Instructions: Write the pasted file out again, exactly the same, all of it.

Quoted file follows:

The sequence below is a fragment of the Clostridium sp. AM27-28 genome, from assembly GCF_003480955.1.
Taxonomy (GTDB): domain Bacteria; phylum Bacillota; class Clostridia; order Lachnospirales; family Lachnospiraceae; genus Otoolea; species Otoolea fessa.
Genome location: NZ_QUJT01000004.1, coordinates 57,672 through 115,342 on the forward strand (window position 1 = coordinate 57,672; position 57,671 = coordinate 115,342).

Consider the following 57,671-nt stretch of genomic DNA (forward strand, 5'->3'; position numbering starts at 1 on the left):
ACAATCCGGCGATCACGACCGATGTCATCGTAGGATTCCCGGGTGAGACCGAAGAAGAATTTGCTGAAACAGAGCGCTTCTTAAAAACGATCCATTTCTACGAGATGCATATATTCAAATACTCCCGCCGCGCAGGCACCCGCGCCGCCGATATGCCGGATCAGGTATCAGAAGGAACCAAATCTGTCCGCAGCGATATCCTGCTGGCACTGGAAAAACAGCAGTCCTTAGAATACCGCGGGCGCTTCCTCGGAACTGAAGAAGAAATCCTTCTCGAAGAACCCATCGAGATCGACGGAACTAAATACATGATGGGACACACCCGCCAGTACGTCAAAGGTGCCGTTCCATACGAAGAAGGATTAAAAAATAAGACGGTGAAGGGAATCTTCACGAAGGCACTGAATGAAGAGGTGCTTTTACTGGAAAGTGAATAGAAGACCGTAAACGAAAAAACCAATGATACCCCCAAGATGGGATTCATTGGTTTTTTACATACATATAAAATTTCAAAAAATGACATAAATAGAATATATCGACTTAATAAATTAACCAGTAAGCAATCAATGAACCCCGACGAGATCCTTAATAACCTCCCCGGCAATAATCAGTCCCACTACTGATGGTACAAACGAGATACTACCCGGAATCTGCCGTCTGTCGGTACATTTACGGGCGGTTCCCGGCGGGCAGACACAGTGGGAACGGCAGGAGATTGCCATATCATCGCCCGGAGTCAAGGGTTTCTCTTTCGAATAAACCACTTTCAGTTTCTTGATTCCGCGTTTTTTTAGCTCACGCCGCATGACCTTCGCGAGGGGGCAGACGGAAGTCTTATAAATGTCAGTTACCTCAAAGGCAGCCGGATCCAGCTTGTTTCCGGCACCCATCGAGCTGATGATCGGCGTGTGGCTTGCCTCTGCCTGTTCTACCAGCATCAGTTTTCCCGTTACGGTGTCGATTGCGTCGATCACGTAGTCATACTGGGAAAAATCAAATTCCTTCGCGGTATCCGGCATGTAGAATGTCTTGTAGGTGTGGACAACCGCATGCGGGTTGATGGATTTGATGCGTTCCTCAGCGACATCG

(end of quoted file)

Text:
The sequence below is a fragment of the Clostridium sp. AM27-28 genome, from assembly GCF_003480955.1.
Taxonomy (GTDB): domain Bacteria; phylum Bacillota; class Clostridia; order Lachnospirales; family Lachnospiraceae; genus Otoolea; species Otoolea fessa.
Genome location: NZ_QUJT01000004.1, coordinates 57,672 through 115,342 on the forward strand (window position 1 = coordinate 57,672; position 57,671 = coordinate 115,342).

Consider the following 57,671-nt stretch of genomic DNA (forward strand, 5'->3'; position numbering starts at 1 on the left):
ACAATCCGGCGATCACGACCGATGTCATCGTAGGATTCCCGGGTGAGACCGAAGAAGAATTTGCTGAAACAGAGCGCTTCTTAAAAACGATCCATTTCTACGAGATGCATATATTCAAATACTCCCGCCGCGCAGGCACCCGCGCCGCCGATATGCCGGATCAGGTATCAGAAGGAACCAAATCTGTCCGCAGCGATATCCTGCTGGCACTGGAAAAACAGCAGTCCTTAGAATACCGCGGGCGCTTCCTCGGAACTGAAGAAGAAATCCTTCTCGAAGAACCCATCGAGATCGACGGAACTAAATACATGATGGGACACACCCGCCAGTACGTCAAAGGTGCCGTTCCATACGAAGAAGGATTAAAAAATAAGACGGTGAAGGGAATCTTCACGAAGGCACTGAATGAAGAGGTGCTTTTACTGGAAAGTGAATAGAAGACCGTAAACGAAAAAACCAATGATACCCCCAAGATGGGATTCATTGGTTTTTTACATACATATAAAATTTCAAAAAATGACATAAATAGAATATATCGACTTAATAAATTAACCAGTAAGCAATCAATGAACCCCGACGAGATCCTTAATAACCTCCCCGGCAATAATCAGTCCCACTACTGATGGTACAAACGAGATACTACCCGGAATCTGCCGTCTGTCGGTACATTTACGGGCGGTTCCCGGCGGGCAGACACAGTGGGAACGGCAGGAGATTGCCATATCATCGCCCGGAGTCAAGGGTTTCTCTTTCGAATAAACCACTTTCAGTTTCTTGATTCCGCGTTTTTTTAGCTCACGCCGCATGACCTTCGCGAGGGGGCAGACGGAAGTCTTATAAATGTCAGTTACCTCAAAGGCAGCCGGATCCAGCTTGTTTCCGGCACCCATCGAGCTGATGATCGGCGTGTGGCTTGCCTCTGCCTGTTCTACCAGCATCAGTTTTCCCGTTACGGTGTCGATTGCGTCGATCACGTAGTCATACTGGGAAAAATCAAATTCCTTCGCGGTATCCGGCATGTAGAATGTCTTGTAGGTGTGGACAACCGCATGCGGGTTGATGGATTTGATGCGTTCCTCAGCGACATCG